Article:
Skincare for hot weather: 7 mistakes you need to stop making

These bad habits can be damaging to your skin and general health too. A dermatologist shares why sunscreen is so important and more about the right products to use, to cope with the heat

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By Hong Xinying

Without the right precautions, the recent rise in temperatures can affect your health. Your skin may need extra care during this period too.

“Certain skin conditions may be aggravated by heat,” says Dr Gavin Ong, a dermatologist at The Skin Specialist. “The recent warmer weather can certainly lead to a flare in some skin conditions.”

Common heat sensitive skin conditions include acne, eczema (inflammation of skin), rosacea (characterised by facial redness, swelling and small bumps) and prickly heat (itchy rash triggered by exposure to high temperatures).

You should also keep your skin well-protected against sun exposure. Over time, prolonged sun exposure may lead to health conditions such as skin cancer. What’s more, the more often you’re in the sun without suitable sun protection, the faster your skin ages, warns Dr Ong.

But how much of sunscreen is enough, on these hot days? And why isn’t a tan as “healthy” as it seems? Dr Ong picks out a few common skincare mistakes and how to correct these bad habits, before they lead to more skin problems.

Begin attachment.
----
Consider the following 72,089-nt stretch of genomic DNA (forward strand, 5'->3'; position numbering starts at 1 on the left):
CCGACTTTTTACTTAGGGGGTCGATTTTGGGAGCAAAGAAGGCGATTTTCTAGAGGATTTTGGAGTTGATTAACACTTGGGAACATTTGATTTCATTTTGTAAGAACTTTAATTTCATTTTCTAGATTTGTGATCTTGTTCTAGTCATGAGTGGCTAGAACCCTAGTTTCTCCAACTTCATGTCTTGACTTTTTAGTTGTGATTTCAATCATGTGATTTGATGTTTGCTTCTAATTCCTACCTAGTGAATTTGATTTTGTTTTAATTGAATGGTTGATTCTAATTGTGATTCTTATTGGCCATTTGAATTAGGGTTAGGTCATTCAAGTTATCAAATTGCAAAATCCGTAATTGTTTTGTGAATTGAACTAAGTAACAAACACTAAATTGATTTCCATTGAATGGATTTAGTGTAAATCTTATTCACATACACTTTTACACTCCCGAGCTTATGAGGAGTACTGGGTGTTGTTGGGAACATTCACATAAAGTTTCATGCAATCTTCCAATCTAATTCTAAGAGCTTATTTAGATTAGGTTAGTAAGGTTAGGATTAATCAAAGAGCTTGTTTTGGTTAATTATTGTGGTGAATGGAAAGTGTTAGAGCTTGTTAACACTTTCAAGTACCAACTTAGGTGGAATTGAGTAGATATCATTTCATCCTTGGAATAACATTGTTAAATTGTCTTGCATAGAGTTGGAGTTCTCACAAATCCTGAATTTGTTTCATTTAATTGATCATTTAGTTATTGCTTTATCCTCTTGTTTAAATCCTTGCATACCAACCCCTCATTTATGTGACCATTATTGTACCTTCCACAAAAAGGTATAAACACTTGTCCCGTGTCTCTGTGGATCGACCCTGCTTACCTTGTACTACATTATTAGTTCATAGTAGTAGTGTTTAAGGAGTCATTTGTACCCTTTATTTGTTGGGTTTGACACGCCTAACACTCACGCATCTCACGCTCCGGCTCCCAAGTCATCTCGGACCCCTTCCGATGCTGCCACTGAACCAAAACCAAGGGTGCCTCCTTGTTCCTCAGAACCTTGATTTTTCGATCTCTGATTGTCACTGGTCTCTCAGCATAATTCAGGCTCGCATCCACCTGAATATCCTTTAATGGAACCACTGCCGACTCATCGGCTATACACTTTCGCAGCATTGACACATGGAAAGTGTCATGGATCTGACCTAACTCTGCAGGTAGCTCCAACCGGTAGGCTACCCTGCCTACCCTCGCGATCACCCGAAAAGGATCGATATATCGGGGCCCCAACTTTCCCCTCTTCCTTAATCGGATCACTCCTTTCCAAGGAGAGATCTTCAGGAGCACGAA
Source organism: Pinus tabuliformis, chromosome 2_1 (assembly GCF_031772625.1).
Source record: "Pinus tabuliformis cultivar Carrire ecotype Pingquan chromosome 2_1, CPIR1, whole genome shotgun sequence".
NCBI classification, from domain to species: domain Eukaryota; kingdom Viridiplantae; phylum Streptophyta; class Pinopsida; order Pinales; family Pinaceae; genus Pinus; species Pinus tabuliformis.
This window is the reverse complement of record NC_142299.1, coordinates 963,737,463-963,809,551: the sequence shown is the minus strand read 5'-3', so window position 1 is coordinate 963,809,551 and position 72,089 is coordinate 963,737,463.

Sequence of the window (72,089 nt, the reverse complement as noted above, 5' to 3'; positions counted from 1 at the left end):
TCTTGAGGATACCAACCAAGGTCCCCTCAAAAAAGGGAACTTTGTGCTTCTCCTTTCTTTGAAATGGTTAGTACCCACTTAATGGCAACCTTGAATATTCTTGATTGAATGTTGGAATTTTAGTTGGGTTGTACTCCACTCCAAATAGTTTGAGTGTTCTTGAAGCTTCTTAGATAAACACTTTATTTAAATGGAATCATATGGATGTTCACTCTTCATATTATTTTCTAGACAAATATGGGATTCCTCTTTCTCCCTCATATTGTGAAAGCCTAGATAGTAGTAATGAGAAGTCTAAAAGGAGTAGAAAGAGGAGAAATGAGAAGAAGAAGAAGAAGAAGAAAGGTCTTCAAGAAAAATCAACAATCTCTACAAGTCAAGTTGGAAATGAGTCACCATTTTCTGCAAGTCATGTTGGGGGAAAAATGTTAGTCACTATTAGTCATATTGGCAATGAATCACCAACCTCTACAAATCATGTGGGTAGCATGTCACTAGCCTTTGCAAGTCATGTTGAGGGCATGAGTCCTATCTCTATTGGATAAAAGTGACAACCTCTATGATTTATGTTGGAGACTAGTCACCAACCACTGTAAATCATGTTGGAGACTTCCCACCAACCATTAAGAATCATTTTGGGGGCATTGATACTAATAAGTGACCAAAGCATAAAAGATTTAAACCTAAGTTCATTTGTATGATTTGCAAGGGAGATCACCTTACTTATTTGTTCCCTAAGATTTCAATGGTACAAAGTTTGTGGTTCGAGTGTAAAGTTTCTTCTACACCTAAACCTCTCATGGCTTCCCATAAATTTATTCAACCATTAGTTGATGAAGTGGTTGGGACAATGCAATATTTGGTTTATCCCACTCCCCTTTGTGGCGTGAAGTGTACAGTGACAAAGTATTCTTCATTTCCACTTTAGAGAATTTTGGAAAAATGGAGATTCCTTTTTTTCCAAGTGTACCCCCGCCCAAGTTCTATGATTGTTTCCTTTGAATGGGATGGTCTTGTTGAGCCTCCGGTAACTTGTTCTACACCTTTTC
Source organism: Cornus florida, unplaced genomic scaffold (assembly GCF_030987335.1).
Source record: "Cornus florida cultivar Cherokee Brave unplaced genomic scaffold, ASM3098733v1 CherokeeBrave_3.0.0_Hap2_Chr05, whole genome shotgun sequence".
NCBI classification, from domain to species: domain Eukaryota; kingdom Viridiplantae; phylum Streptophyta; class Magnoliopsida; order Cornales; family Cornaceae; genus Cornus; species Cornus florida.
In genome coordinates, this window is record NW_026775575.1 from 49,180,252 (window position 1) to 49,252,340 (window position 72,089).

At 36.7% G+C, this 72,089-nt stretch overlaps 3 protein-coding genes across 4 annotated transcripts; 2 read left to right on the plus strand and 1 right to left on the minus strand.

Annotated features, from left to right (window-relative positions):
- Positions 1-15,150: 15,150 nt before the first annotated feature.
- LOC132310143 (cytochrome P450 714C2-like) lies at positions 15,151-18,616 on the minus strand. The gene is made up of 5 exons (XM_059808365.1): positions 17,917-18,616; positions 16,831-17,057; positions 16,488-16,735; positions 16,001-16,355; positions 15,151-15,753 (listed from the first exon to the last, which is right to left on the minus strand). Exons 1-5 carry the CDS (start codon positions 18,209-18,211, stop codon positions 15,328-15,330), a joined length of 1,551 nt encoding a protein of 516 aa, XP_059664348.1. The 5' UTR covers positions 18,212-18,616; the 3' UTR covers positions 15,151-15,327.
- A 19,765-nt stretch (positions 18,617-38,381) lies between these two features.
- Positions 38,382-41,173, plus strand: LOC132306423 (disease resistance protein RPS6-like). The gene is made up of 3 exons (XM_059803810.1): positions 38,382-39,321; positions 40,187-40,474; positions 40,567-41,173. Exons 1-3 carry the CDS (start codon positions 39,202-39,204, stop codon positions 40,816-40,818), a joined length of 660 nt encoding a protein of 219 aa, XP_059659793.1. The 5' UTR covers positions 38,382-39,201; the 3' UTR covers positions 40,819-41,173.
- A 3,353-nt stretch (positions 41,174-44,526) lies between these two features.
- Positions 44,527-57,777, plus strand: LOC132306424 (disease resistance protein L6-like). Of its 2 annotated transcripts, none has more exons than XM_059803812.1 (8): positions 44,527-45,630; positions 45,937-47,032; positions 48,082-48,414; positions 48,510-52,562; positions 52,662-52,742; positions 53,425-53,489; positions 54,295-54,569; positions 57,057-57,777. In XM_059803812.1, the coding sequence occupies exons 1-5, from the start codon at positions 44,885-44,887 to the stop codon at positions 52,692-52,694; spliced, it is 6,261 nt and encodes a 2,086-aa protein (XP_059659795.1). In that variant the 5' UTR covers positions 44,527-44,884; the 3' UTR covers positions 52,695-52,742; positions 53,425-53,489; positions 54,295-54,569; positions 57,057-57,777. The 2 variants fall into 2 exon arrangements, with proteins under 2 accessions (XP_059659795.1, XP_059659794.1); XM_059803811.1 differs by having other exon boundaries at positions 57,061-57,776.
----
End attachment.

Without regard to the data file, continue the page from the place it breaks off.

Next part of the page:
1. You’re still going for tanning sessions

If you have a tanning habit, quit it. “A tan is a natural skin response to skin damage,” explains Dr Ong. “There is no such thing as a ‘healthy’ tan. The darker your tan, the greater the skin damage.”

Without adequate sun protection, prolonged exposure to the sun can also lead to sunburn. As a general rule, you should avoid outdoor activities from 10am to 4pm, where possible. This is the period of the day when the sun in the strongest, says Dr Ong.

2. You forget to remove your makeup before bedtime

If you’re experiencing a sudden burst of acne or other skin problems in the recent weeks, you’re not alone.

“The oil glands in your skin go into hyperdrive in hot and humid weather,” explains the dermatologist. “The end-result: a greasy slick of oil that clogs pores (sweat ducts) and lead to a variety of skin problems including acne.”

So it’s more vital than ever to stick to good skincare habits. Keep your face clean and make sure all traces of makeup is removed at the end of the day, so that these not trigger your skin woes.